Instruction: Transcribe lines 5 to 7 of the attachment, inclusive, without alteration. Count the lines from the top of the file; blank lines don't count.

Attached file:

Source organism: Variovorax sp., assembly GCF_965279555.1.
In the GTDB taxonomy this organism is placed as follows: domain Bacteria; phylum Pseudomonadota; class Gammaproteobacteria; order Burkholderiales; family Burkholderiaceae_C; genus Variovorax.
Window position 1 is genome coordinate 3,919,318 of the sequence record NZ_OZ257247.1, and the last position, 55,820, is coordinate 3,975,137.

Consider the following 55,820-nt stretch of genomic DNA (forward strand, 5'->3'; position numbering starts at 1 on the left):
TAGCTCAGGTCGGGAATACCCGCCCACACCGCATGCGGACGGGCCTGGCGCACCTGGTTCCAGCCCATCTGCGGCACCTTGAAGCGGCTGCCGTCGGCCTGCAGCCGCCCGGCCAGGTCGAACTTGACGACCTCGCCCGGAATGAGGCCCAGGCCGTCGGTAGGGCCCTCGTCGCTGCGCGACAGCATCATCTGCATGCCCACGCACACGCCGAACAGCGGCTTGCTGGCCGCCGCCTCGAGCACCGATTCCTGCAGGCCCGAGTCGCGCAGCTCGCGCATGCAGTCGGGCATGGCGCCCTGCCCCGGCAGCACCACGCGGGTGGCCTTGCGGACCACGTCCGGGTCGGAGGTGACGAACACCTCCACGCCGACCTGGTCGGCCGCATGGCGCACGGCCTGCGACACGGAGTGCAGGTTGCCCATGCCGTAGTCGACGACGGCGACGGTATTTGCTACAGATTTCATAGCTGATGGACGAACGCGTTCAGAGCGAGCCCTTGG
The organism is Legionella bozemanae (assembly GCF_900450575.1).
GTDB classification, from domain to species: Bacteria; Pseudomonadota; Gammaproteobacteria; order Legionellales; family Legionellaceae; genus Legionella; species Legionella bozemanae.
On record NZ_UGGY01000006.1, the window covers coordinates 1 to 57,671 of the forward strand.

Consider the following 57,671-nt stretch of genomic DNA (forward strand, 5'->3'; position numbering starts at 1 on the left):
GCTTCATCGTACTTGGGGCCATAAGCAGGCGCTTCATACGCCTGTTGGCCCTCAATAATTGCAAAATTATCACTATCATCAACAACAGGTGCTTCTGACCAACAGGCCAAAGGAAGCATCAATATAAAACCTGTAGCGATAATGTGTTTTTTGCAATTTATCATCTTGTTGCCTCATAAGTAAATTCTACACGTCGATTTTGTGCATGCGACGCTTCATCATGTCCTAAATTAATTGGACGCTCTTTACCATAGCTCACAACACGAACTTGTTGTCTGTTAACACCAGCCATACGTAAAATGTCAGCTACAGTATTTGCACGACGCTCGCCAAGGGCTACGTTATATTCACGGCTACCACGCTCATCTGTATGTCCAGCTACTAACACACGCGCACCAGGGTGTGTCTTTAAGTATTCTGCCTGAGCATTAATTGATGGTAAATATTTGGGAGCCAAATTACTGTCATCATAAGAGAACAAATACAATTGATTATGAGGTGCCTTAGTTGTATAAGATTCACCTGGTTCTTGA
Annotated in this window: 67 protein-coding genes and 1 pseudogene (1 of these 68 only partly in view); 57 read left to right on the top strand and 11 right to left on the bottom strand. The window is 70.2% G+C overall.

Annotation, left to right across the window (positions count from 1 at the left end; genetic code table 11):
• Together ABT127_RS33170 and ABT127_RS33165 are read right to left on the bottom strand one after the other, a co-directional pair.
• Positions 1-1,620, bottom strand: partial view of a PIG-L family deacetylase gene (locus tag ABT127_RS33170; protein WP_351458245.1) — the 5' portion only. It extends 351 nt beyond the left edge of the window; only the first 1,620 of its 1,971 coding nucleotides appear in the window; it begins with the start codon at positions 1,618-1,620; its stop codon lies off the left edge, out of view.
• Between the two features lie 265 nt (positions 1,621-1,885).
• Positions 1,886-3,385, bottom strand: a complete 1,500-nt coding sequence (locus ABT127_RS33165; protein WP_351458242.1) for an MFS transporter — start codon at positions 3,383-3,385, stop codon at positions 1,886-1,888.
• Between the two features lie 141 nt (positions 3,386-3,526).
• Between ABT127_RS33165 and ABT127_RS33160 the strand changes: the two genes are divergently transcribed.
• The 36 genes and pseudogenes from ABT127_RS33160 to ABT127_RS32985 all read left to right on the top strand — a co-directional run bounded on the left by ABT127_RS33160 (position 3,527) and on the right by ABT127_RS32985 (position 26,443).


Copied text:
TAGCTCAGGTCGGGAATACCCGCCCACACCGCATGCGGACGGGCCTGGCGCACCTGGTTCCAGCCCATCTGCGGCACCTTGAAGCGGCTGCCGTCGGCCTGCAGCCGCCCGGCCAGGTCGAACTTGACGACCTCGCCCGGAATGAGGCCCAGGCCGTCGGTAGGGCCCTCGTCGCTGCGCGACAGCATCATCTGCATGCCCACGCACACGCCGAACAGCGGCTTGCTGGCCGCCGCCTCGAGCACCGATTCCTGCAGGCCCGAGTCGCGCAGCTCGCGCATGCAGTCGGGCATGGCGCCCTGCCCCGGCAGCACCACGCGGGTGGCCTTGCGGACCACGTCCGGGTCGGAGGTGACGAACACCTCCACGCCGACCTGGTCGGCCGCATGGCGCACGGCCTGCGACACGGAGTGCAGGTTGCCCATGCCGTAGTCGACGACGGCGACGGTATTTGCTACAGATTTCATAGCTGATGGACGAACGCGTTCAGAGCGAGCCCTTGG
The organism is Legionella bozemanae (assembly GCF_900450575.1).
GTDB classification, from domain to species: Bacteria; Pseudomonadota; Gammaproteobacteria; order Legionellales; family Legionellaceae; genus Legionella; species Legionella bozemanae.